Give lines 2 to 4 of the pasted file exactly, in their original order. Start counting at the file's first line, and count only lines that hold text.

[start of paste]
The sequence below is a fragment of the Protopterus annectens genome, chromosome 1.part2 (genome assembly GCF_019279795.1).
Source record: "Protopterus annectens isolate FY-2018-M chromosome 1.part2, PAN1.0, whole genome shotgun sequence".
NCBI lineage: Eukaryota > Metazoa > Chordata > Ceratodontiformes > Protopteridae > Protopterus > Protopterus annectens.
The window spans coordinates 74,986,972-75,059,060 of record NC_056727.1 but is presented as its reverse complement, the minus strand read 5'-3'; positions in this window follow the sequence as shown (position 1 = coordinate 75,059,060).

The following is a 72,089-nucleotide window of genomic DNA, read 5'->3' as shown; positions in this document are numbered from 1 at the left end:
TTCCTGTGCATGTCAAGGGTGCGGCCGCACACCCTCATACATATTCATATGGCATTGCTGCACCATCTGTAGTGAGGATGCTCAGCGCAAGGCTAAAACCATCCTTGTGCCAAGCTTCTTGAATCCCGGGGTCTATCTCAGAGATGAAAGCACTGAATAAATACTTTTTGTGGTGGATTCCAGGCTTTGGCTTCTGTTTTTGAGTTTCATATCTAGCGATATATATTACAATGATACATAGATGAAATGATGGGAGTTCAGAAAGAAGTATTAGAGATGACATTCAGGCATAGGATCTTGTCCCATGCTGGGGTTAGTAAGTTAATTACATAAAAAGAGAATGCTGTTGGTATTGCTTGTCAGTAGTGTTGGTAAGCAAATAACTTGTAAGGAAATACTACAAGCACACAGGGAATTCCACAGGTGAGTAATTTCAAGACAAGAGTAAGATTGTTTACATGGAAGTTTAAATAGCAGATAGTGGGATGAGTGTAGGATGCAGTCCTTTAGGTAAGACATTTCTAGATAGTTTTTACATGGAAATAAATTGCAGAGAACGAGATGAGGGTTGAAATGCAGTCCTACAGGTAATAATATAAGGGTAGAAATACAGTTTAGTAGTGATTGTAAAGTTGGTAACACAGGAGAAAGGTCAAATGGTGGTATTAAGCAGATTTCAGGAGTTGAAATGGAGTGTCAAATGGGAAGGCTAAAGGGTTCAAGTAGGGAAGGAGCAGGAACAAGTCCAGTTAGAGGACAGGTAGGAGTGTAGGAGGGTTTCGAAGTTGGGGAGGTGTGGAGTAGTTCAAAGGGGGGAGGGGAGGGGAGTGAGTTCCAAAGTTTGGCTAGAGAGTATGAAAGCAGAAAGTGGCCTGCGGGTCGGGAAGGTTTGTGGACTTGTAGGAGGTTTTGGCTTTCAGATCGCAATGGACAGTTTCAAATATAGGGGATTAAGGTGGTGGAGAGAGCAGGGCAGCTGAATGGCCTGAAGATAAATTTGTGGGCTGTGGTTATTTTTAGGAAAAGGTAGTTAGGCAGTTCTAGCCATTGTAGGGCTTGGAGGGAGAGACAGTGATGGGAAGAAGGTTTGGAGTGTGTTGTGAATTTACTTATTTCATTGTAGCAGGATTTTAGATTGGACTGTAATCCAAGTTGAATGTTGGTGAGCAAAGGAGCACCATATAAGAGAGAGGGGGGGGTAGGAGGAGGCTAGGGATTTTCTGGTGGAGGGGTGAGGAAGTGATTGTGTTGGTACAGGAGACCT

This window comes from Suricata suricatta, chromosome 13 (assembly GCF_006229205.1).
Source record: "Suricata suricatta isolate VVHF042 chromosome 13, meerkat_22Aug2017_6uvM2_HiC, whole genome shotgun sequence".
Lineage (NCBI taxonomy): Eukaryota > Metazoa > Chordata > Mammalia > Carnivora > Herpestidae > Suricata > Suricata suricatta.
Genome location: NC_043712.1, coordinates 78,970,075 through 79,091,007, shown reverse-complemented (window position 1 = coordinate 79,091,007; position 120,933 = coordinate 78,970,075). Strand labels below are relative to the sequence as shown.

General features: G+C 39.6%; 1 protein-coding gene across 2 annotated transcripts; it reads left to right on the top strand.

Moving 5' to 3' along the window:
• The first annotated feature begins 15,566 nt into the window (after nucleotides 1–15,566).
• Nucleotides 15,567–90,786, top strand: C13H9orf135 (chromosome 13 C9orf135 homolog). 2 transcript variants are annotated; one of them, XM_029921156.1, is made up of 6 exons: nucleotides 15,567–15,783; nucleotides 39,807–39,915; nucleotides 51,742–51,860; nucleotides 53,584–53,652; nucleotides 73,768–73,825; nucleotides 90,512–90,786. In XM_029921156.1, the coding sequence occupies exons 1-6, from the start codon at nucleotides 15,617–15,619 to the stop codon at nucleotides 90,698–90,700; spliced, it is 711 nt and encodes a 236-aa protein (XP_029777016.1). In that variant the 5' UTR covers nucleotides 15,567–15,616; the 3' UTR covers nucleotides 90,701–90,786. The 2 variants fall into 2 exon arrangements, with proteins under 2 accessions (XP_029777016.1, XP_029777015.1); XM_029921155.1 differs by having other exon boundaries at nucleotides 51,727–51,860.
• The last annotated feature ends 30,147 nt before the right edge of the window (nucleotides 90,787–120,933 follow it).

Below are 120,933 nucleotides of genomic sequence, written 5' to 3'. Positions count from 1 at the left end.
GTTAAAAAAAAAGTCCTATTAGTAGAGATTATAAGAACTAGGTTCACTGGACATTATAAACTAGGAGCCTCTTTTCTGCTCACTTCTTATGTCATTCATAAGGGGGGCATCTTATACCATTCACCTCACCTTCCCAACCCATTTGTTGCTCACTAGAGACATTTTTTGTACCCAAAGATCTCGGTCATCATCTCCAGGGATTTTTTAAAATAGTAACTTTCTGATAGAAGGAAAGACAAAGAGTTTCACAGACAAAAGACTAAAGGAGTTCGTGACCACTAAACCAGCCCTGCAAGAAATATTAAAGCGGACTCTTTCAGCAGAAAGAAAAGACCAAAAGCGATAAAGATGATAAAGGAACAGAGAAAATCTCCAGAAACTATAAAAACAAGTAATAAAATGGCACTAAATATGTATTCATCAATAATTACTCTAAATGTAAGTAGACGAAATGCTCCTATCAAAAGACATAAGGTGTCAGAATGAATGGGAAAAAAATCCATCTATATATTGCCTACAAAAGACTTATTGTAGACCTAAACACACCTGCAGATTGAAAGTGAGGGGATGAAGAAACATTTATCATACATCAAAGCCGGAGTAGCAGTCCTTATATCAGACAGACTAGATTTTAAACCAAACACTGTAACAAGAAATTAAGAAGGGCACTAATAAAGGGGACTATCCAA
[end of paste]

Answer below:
Source record: "Protopterus annectens isolate FY-2018-M chromosome 1.part2, PAN1.0, whole genome shotgun sequence".
NCBI lineage: Eukaryota > Metazoa > Chordata > Ceratodontiformes > Protopteridae > Protopterus > Protopterus annectens.
The window spans coordinates 74,986,972-75,059,060 of record NC_056727.1 but is presented as its reverse complement, the minus strand read 5'-3'; positions in this window follow the sequence as shown (position 1 = coordinate 75,059,060).